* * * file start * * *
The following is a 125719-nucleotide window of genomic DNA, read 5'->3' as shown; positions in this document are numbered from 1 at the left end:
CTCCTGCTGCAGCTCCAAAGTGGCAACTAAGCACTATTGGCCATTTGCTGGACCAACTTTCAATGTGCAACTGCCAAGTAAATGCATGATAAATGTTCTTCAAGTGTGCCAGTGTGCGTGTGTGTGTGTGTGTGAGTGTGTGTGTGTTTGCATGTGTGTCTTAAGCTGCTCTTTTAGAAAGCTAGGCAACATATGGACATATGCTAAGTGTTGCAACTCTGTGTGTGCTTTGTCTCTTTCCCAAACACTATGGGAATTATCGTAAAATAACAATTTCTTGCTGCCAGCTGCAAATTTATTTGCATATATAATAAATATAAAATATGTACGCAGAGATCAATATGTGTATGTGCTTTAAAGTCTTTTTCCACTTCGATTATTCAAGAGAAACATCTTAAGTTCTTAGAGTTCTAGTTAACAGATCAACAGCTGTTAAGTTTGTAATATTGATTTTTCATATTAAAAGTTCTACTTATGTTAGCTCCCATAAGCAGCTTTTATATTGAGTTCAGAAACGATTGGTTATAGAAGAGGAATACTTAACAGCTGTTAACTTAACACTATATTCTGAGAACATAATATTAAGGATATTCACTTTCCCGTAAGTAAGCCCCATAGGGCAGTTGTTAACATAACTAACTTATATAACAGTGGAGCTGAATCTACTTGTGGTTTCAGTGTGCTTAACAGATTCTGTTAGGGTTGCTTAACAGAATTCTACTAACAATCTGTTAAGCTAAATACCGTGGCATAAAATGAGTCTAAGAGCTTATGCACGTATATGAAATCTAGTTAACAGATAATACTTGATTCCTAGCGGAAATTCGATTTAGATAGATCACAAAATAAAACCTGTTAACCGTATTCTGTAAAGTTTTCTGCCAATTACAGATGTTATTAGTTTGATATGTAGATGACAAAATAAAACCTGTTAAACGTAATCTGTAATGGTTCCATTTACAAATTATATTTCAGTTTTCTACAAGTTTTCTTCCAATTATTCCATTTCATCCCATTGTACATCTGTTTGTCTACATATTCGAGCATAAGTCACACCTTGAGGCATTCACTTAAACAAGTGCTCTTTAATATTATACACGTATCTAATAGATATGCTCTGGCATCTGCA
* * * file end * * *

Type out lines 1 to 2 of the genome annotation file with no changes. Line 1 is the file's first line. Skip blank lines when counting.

The following is a 125719-nucleotide window of genomic DNA, read 5'->3' as shown; positions in this document are numbered from 1 at the left end:
CTCCTGCTGCAGCTCCAAAGTGGCAACTAAGCACTATTGGCCATTTGCTGGACCAACTTTCAATGTGCAACTGCCAAGTAAATGCATGATAAATGTTCTTCAAGTGTGCCAGTGTGCGTGTGTGTGTGTGTGTGAGTGTGTGTGTGTTTGCATGTGTGTCTTAAGCTGCTCTTTTAGAAAGCTAGGCAACATATGGACATATGCTAAGTGTTGCAACTCTGTGTGTGCTTTGTCTCTTTCCCAAACACTATGGGAATTATCGTAAAATAACAATTTCTTGCTGCCAGCTGCAAATTTATTTGCATATATAATAAATATAAAATATGTACGCAGAGATCAATATGTGTATGTGCTTTAAAGTCTTTTTCCACTTCGATTATTCAAGAGAAACATCTTAAGTTCTTAGAGTTCTAGTTAACAGATCAACAGCTGTTAAGTTTGTAATATTGATTTTTCATATTAAAAGTTCTACTTATGTTAGCTCCCATAAGCAGCTTTTATATTGAGTTCAGAAACGATTGGTTATAGAAGAGGAATACTTAACAGCTGTTAACTTAACACTATATTCTGAGAACATAATATTAAGGATATTCACTTTCCCGTAAGTAAGCCCCATAGGGCAGTTGTTAACATAACTAACTTATATAACAGTGGAGCTGAATCTACTTGTGGTTTCAGTGTGCTTAACAGATTCTGTTAGGGTTGCTTAACAGAATTCTACTAACAATCTGTTAAGCTAAATACCGTGGCATAAAATGAGTCTAAGAGCTTATGCACGTATATGAAATCTAGTTAACAGATAATACTTGATTCCTAGCGGAAATTCGATTTAGATAGATCACAAAATAAAACCTGTTAACCGTATTCTGTAAAGTTTTCTGCCAATTACAGATGTTATTAGTTTGATATGTAGATGACAAAATAAAACCTGTTAAACGTAATCTGTAATGGTTCCATTTACAAATTATATTTCAGTTTTCTACAAGTTTTCTTCCAATTATTCCATTTCATCCCATTGTACATCTGTTTGTCTACATATTCGAGCATAAGTCACACCTTGAGGCATTCACTTAAACAAGTGCTCTTTAATATTATACACGTATCTAATAGATATGCTCTGGCATCTGCA